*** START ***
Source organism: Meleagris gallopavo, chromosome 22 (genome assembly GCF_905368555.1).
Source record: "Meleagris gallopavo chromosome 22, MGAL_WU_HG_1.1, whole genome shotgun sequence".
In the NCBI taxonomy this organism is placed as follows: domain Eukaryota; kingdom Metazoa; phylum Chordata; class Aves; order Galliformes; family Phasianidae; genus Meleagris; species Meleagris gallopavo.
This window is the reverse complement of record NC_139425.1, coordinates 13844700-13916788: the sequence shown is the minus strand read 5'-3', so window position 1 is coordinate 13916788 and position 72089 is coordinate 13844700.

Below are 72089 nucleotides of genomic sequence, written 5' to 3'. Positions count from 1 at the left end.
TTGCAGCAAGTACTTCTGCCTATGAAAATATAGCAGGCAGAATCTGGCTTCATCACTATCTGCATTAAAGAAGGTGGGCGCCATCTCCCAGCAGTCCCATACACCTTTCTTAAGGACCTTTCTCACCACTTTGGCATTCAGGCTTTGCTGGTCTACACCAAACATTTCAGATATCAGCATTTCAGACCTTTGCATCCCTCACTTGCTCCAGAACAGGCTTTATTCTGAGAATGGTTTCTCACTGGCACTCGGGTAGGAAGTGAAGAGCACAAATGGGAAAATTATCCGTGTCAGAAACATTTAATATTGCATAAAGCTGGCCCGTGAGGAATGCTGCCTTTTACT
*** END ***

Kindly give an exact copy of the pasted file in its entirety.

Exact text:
Source organism: Meleagris gallopavo, chromosome 22 (genome assembly GCF_905368555.1).
Source record: "Meleagris gallopavo chromosome 22, MGAL_WU_HG_1.1, whole genome shotgun sequence".
In the NCBI taxonomy this organism is placed as follows: domain Eukaryota; kingdom Metazoa; phylum Chordata; class Aves; order Galliformes; family Phasianidae; genus Meleagris; species Meleagris gallopavo.
This window is the reverse complement of record NC_139425.1, coordinates 13844700-13916788: the sequence shown is the minus strand read 5'-3', so window position 1 is coordinate 13916788 and position 72089 is coordinate 13844700.

Below are 72089 nucleotides of genomic sequence, written 5' to 3'. Positions count from 1 at the left end.
TTGCAGCAAGTACTTCTGCCTATGAAAATATAGCAGGCAGAATCTGGCTTCATCACTATCTGCATTAAAGAAGGTGGGCGCCATCTCCCAGCAGTCCCATACACCTTTCTTAAGGACCTTTCTCACCACTTTGGCATTCAGGCTTTGCTGGTCTACACCAAACATTTCAGATATCAGCATTTCAGACCTTTGCATCCCTCACTTGCTCCAGAACAGGCTTTATTCTGAGAATGGTTTCTCACTGGCACTCGGGTAGGAAGTGAAGAGCACAAATGGGAAAATTATCCGTGTCAGAAACATTTAATATTGCATAAAGCTGGCCCGTGAGGAATGCTGCCTTTTACT